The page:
On September 30, 2014, Saul “Canelo” Alvarez attended a luncheon at HBO to announce a multi-fight contract with the network. His red hair and green pullover shirt gave the impression of an early Christmas present.
One reason Canelo signed to fight on HBO was that he didn’t want to play second fiddle to Floyd Mayweather at Showtime. Beyond that, he’s a key puzzle piece in HBO’s desire to continue its appeal to Latino subscribers and Golden Boy’s attempt to maintain its standing as a major promoter.
“My focus is Canelo, one hundred percent,” Oscar De La Hoya told reporters at the luncheon. “Whatever he asks, I have to do.”
At age 24, Alvarez has established himself as a marketable commodity within the boxing community. He’s not a crossover star in United States. Nor is he an elite fighter. In ESPN’s most recent pound-for-pound poll, not one panelist gave him a top-ten vote. De La Hoya, by age 24, had won an Olympic gold medal and beaten the likes of Julio Cesar Chavez and Pernell Whitaker. And let’s not forget what happened when Canelo fought Floyd Mayweather two years ago.
That said; with Julio Cesar Chavez Jr imploding and Juan Manuel Marquez on the verge of retirement, Alvarez is Mexican boxing’s most promising hope for the future. He engenders good ratings. He has amassed a 45-and 1 (32 KOs) ring record against increasingly credible competition. And there have been times (most notably against Erislandy Lara and Austin Trout) when he went in tougher than he had to.
On Saturday, May 9, Alvarez entered the ring for the first time pursuant to his new contract with HBO. Bart Barry summed up the impending confrontation as follows:
“A week after Pacquiao-Mayweather, Mexican Saul ‘Canelo’ Alvarez will fight Texan James Kirkland at Minute Maid Park in Houston before a crowd that should be about three times the MGM Grand’s crowd. ‘But oh,’ cries a passel of aspiring businessmen from their parents’ couches. ‘They won’t make as much money.’ First of all, why the hell are you so excited about strangers making money? Second of all, three times as many aficionados and potential aficionados will have a chance to see a major event in a sport you care about, which is better for your sport in every single way.”
Kirkland entered the ring with a 32-and-1 (28 KOs) record. James has granite hands but a bit of glass in his chin. He came out punching at the opening bell. Canelo weathered the storm, mixed effective body punching with solid shots to the head, hurt Kirkland with a hard right to the body, and knocked him down with a straight right up top.
There was 1:20 left in round one. Kirkland was in trouble but survived the onslaught that followed, including a barrage that left him all but out on his feet at the close of the stanza.
Round two was marked by exciting back-and-forth action.
In round three, Kirkland was clearly tired and Alvarez seemed to be wearing down. Both fighters dug deep. A right uppercut put James on the canvas at the 1:50 mark. He rose. There were more punches. Then Canelo wound up an overhand right from so far back that everyone in Houston except Kirkland could see it coming. The blow landed flush on James’s jaw and knocked him out.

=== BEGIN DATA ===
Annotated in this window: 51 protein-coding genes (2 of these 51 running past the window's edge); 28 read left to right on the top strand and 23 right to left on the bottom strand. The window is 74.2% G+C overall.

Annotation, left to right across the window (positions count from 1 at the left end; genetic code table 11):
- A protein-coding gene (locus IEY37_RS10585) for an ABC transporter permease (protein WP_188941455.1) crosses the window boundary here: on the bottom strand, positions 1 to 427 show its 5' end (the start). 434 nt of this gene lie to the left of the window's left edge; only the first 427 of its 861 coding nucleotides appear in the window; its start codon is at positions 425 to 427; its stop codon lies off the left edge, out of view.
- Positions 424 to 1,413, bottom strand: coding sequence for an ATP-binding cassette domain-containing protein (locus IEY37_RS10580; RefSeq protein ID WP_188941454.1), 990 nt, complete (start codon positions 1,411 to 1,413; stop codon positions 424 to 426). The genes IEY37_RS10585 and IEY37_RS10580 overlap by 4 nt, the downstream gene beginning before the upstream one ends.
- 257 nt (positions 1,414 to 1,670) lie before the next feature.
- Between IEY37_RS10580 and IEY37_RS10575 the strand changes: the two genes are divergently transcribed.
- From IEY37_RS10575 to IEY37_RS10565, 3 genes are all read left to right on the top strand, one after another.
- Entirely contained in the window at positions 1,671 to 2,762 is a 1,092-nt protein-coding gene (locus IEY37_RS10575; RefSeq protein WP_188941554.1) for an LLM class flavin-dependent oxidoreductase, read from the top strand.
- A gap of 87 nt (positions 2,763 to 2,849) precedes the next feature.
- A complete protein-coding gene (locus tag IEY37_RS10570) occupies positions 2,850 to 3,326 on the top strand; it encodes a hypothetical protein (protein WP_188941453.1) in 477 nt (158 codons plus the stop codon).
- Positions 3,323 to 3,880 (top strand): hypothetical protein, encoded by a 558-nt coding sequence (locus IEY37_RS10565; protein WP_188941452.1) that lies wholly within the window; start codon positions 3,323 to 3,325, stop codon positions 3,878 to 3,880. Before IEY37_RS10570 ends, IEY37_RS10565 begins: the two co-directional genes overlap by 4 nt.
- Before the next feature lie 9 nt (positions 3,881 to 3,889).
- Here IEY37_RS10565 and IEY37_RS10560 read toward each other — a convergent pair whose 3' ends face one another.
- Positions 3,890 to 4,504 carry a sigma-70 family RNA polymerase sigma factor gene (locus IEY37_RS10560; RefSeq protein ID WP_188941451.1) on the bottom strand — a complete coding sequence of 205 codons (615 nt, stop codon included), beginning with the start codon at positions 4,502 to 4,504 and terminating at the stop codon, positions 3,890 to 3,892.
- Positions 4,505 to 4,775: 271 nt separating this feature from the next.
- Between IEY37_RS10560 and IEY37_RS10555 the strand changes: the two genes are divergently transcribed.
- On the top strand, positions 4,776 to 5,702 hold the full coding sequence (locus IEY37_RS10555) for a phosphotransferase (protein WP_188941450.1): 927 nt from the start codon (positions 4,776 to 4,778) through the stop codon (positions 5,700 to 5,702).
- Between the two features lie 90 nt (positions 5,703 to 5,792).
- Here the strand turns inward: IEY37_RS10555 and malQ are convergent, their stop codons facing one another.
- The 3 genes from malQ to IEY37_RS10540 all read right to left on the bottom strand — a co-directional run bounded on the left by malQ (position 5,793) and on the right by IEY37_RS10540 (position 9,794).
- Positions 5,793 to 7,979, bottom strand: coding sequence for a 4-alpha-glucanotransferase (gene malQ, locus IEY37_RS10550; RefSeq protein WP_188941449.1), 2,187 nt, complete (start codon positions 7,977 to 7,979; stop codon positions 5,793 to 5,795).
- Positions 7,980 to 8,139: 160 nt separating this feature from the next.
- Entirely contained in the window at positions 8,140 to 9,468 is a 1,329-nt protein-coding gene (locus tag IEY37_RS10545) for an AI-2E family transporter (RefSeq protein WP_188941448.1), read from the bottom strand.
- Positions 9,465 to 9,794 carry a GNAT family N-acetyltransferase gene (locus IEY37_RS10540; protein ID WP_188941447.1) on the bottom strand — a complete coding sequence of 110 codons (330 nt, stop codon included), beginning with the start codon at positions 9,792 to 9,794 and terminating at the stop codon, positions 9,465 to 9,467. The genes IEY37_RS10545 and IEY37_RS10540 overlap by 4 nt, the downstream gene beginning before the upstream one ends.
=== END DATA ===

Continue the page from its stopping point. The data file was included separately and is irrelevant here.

Last week, Evander Holyfield complained, “I’ve attended the three biggest fights of the year so far: Deontay Wilder vs. Bermane Stiverne, Wladimir Klitschko vs. Bryant Jennings, and now Mayweather vs. Pacquiao. And you know what I’ve seen? Not much boxing. In 36 total rounds, I saw zero knockdowns. I saw a lot of holding and hugging and a lot of running. I saw three 12-round unanimous decisions. What I didn’t see were punches being thrown and landed. No fighter in any of the three fights was ever threatened or even in trouble. I didn’t even see a fighter with a cut or a bruise after the fight. Everyone was just playing defense, trying not to get hit. How can you have a boxing match if guys aren’t throwing and landing punches? The answer is, you can’t.”
According to CompuBox, Alvarez outlanded Kirkland 87-to-41 over the course of three rounds with a 79-to-41 edge in power punches. That didn’t leave much room for jabs in the computation. Evander has been going to the wrong fights.
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Six hours before Alvarez-Kirkland, Hildago, Texas (300 miles southwest of Houston) hosted a Premier Boxing champions doubleheader on CBS.
In the opening bout, England’s Jamie McDonnell (25-2, 12 KOs) survived a third-round knockdown to score a hard-fought 114-113, 114-113, 114-113 decision over Japan’s Tomoki Kameda (31-0, 19 KOs). The final round (when McDonnell dug deep and Kameda didn’t) was the difference.
But the real story of the evening was referee Laurence Cole and three judges, who administed a dose of Texas injustice to Scotsman Ricky Burns (37-4, 11 KOs) in his fight against local favorite Omar Figueroa (24-0, 18 KOs).
Prior to the bout, Figueroa (who was moving up from 135 pounds) showed a lack of professionalism by weighing in 1.5 pounds over the 140-pound contract weight. But the day’s most relevant number might have been ”22” (the number of miles that Figueroa lives from Hidalgo).